How to live within your budget
Times are hard for just about everyone. In an effort to make ends meet, many families are forced to find ways to live on less.
In order to do so, careful planning by way of a reasonable and realistic budget has been the key to successfully surviving this economic downturn.
As noble an idea as establishing a budget may be, often it has been a struggle for many families to stick to one once it has been established.
If you are one of the many families or individuals that have found sticking with a budget somewhat challenging, here are a four ways to help you successfully do so.
Get everyone on board
In the initial stages of establishing and sticking to a budget, it is extremely vital to get everyone on board. Siting down and discussing the whys, how’s, who’s, what’s, and whens surrounding a family budget will reduce the chance of miscommunication, as well as increase the chance that every family member will stick with it. How so?
Getting everyone on board encourages a sense of individual ownership, making everyone fully aware of what is considered essential and nonessential. Therefore, this will reduce any internal and external pressure to purchase things that your family cannot afford or do not need.
If you are single, getting a «budget buddy» will help you stick with your personal budget. A «budget buddy» is a trustworthy family or friend that will help keep you on track. Have them sit down with you and familiarize themselves with the budget you created.
Allow them to honestly and openly evaluate if this budget is realistic and if there is room for tweaking. A written pact should be made between the two of you, signifying that you will stick faithfully with said budget.
In the event temptation arises, avail yourself to the moral support of your «budget buddy.»
Think before you buy
We have all heard the phrase «think before you leap», well the same concept can be applied to successfully living within your budget.
Before making any purchases (especially unplanned ones) get into the habit of asking yourself: ‘Is this an essential or nonessential item? If it is essential, so I have something similar at home, and if so, is it still usable or do I just want something new? How often will I use the item, and if I will be getting much use from it, will it be conducive to purchase a good used one instead of buying new?’
In addition, sticking to a shopping list will help curve and eliminate impulse shopping — another key to living within your budget.
Although determining before hand what you need is a major contribution to sticking within your budget, learning how to shop smart is also a major key to successfully keeping within your means.
Here are some great ideas to help you shop smart:
- Avail yourself to in-store discounts and specials such as «two for one» specials. Even then still be wary. According to www.health.msn.com, «bargains aren’t always a bargain. Any time you see numbers in a sign, you’re likely to buy at least 30 percent more than you may have purchased otherwise.»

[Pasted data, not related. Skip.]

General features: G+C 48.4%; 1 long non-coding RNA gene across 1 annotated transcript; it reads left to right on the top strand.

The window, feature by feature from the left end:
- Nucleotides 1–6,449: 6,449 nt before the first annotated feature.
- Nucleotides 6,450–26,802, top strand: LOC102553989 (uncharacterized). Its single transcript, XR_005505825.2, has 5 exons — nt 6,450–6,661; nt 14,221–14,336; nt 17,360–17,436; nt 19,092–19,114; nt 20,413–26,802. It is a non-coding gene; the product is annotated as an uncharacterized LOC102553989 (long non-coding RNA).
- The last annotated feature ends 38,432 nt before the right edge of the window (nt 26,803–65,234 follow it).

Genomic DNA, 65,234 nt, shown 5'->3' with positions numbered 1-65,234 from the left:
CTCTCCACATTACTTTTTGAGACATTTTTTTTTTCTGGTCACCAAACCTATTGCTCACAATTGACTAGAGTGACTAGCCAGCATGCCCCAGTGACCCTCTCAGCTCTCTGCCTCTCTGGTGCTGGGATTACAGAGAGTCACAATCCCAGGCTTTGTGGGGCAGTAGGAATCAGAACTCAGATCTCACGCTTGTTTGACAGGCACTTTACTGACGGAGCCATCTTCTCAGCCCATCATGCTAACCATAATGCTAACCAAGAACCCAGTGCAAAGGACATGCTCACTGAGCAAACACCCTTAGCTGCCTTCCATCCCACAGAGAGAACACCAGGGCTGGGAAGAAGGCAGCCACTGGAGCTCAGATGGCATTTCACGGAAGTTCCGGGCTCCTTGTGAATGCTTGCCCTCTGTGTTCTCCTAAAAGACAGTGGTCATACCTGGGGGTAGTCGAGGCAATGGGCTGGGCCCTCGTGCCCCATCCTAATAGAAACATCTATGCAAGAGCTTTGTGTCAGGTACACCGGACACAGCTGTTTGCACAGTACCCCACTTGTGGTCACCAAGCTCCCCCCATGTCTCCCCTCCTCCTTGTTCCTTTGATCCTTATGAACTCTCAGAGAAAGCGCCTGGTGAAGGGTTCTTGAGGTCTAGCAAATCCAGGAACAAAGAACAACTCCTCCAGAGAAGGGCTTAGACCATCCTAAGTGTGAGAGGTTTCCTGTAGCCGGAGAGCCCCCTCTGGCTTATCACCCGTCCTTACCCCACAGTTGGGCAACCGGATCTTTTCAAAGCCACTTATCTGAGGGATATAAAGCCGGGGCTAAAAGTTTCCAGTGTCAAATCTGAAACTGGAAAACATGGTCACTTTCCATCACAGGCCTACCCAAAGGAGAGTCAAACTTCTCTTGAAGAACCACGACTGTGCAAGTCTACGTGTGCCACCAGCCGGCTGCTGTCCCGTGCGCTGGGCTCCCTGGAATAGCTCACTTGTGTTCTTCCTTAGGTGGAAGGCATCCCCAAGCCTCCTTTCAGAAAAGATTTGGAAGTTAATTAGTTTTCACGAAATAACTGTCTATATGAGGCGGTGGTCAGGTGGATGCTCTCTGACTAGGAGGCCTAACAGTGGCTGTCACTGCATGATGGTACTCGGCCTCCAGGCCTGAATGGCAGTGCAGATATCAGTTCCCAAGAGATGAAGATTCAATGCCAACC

- Clip coupons and mail in those rebates.
- When grocery shopping, plan your weekly menu around what is on sale.
- Avoid purchasing pre-packaged foods — these tend to be more expensive than if you purchased basic staple ingredients that allow you to cook from scratch.
- If you have the room to spare, stock up on items that are on sale or in season. However, when buying in bulk, take care not to overstock perishable items (items that will spoil quickly).
- When purchasing clothes and shoes, shop out of season, look for clearance items, or visit your local resale stores for quality used items.
- Buy quality used items instead of new.
- If it is cost effective, travel to areas where prices are known to be lower. Therefore, you can get more «bang for your buck.»
- According to www.health.msn.com, «Research has shown that 60 percent to 70 percent of what ends up in our carts is unplanned.» Therefore, cut back on how often you shop.
- Look for discounted services in your local area. For instance, many trade schools offer discounted or free childcare, dental, auto repair, and hair styling/cutting services.
Even when all is said and done, there are still things you can do to ensure you live within your budget.
With a little bit of resourcefulness, you can make those dollars stretch even further, and still find room for those nonessentials:
- Carpool instead of using two automobiles — this will save on car insurance and gas. In addition, plan your errands in such a way, that you will get the as much done in one trip — plan them close to each other instead of running all over town.
- Always follow manufacturer’s maintenance instructions to prolong the life of your household appliances — this will cut back on expensive repairs or the need to replace appliances so quickly.
- Grow your own fruit and vegetable garden — think of all the money you will save on groceries.
- Instead of renting movies, get a library card and rent movies for free.
- Borrow books and magazines from the library instead of buying them.
- Keep an eye out for free museum days and other free fun activities in your local town.
- If you have a computer with Internet access, watch your favorite programs online — this can eliminate your need for cable and a pricey cable bill.
- Bundle your cable, television, and Internet bill into one — if you must have all three.